bikes in space volume 2

Bikes in Space: Volume 2: More feminist science fiction

by Elly Blue, Elizabeth Buchanan, Caitlin Giddings, Jessie Kwak, Gretchin Lair, Maddy Spencer and Emily June Street

Update: Like Bikes in Space? We are currently Kickstarting the third volume in the series, Pedal Zombies.

Bikes in Space is a feminist bicycle science fiction anthology. Started as a zine (and a bit of a joke), it ended up being ridiculously fun and popular, filled with great pulp-esque stories.

These are a dozen new stories that bring you into a dizzying futurescape inhabited by empowered women on two wheels! 

- Fueled by vegan donuts and beer, a bike messenger races delivery drones through a crumbling future Portland.

- Maddy Engelfried's future city is a peaceful, if impoverished one, where everyone travels by bicycle... except one young girl

- In a post-nuclear holocaust America, why would anyone choose to be a woman? 

- Emily June Street takes us to a parallel world, where women aren't supposed to race velos—and they definitely aren't supposed to win!

- Editor Elly Blue regales you with the story of the most epic butt dial in galactic history


Bicycling Magazine sun 1/4 9:59am

This collection of short stories takes you on a far-out romp through dystopian societies where you encounter futuristic bike messengers and witness urban races with life-or-death consequences. And that's only in the first 10 pages. Bikes in Space Volume II should please fans of feminist lit and science fiction alike—and anyone else who loves a fascinating tale. sun 1/4 9:58am

It’s a cute little product – goes well with the Twelve Planets books; I don’t know who did the physical publishing but it feels nice and well-made. I love the cover! And the stories… well.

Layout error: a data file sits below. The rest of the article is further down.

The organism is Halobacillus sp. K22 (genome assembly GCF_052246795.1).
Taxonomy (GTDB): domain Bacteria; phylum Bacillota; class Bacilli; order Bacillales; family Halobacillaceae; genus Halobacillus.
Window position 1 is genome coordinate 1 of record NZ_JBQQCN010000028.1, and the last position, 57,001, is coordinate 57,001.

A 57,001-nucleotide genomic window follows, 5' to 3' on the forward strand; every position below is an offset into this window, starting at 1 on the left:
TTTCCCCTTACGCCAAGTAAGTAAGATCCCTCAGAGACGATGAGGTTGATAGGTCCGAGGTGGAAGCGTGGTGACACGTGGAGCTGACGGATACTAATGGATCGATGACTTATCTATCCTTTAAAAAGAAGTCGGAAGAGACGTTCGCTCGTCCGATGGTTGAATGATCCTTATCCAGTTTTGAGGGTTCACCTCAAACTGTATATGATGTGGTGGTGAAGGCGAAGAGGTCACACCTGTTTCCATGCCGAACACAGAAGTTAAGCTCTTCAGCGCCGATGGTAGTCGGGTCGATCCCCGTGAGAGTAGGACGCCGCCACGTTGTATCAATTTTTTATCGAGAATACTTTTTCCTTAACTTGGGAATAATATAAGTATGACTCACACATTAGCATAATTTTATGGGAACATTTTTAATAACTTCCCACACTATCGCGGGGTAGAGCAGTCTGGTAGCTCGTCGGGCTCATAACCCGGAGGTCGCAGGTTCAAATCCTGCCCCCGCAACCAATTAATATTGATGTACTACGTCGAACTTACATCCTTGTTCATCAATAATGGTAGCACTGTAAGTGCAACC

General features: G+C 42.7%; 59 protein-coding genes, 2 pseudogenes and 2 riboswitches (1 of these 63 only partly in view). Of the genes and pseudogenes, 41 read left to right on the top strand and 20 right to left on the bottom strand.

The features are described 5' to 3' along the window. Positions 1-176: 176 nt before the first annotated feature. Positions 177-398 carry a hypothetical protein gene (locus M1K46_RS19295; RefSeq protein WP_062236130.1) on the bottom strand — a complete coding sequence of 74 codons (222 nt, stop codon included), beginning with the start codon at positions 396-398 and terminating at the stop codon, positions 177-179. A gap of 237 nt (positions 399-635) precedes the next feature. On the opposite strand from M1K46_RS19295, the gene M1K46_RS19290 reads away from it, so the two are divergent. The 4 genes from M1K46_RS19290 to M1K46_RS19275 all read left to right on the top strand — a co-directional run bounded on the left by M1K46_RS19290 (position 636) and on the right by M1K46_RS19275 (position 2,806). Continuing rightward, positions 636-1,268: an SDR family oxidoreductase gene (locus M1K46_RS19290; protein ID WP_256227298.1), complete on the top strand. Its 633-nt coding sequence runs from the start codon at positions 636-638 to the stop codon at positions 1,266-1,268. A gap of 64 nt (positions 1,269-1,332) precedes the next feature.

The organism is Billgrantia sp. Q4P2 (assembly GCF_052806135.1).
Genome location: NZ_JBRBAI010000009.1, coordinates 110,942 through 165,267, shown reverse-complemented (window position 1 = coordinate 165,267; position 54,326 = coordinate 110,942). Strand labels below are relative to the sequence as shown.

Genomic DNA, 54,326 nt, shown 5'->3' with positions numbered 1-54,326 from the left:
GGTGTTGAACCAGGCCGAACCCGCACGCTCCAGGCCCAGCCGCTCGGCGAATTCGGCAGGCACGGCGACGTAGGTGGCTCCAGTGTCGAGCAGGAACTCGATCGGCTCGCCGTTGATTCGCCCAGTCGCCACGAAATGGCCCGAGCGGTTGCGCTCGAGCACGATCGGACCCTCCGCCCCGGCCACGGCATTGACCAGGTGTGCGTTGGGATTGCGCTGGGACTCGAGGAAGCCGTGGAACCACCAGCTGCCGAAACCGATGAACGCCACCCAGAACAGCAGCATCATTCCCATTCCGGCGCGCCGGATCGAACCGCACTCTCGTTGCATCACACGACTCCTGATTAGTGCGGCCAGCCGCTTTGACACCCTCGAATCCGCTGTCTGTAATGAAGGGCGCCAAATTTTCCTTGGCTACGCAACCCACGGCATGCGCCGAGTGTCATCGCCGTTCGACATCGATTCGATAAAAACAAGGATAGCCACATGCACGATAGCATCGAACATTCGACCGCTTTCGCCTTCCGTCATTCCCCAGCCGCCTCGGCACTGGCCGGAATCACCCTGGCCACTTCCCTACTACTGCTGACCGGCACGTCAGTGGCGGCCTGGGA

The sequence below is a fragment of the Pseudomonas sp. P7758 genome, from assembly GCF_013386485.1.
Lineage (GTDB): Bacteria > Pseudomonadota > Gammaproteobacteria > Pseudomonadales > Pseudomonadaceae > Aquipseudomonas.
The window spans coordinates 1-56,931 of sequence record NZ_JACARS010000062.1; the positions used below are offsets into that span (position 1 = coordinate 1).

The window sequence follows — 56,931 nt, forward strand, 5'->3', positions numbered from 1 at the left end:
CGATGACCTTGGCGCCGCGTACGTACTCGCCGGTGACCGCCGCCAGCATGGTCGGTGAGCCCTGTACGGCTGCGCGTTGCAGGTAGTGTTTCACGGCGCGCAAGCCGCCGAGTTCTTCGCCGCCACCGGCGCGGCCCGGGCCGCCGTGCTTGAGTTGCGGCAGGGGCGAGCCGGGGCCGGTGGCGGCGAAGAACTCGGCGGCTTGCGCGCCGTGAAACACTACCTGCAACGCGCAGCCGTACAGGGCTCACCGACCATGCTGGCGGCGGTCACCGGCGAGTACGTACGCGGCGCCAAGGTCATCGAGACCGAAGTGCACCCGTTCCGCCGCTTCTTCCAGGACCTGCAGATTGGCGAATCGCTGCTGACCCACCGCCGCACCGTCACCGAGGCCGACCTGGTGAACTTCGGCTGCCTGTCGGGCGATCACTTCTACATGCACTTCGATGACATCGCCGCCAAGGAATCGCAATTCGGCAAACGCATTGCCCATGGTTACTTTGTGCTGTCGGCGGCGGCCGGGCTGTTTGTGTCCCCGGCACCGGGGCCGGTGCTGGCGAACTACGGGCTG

“Racing the Drones” is a nod to bike couriers everywhere, and the advantages they have over other forms of delivery. “The Sassy Chassis Lassies and the Devolution Revolution” makes comment on road etiquette – and the frequent lack of it from cars – as well as the freedom offered by bikes. “Winning is Everything” looks at a woman defying a male status quo, while “Grandma Takes Off” features a very awesome older lady. I have named my bicycle, so “Tabula Rasa” – about forming an emotional connection to your ride – worked for me; “Bikes to New Sarjun” is incomplete but takes up the idea of bicycles and charity and government intransigence. And Elly Blue herself addresses that bane of the cyclist’s life, butt-dialling.

“From an Interview with the Famed Roller Sara Zephyr Cain” is one of my absolute favourite stories. There is so much going on here, like hints at some sort of post-apocalyptic world, and tantalising ideas of genetic modification. But more profoundly, it’s a discussion about gender – choosing it, and dealing with people’s reactions to that. I’d love to hear what transwomen think of the story. Another of my favourites was “Midnight Ride,” which takes as its theme the freedom offered by cycling – and whether that can be inclusive (it is a little sentimental but/and I think it’s done nicely). And then there’s “The Bicycle Maker,” a lovely little story set well into the future, where humanity – at some point before they disappeared – delegated bicycle-making to a machine of some sort. And what’s that machine to do when there are no humans to ride its bikes?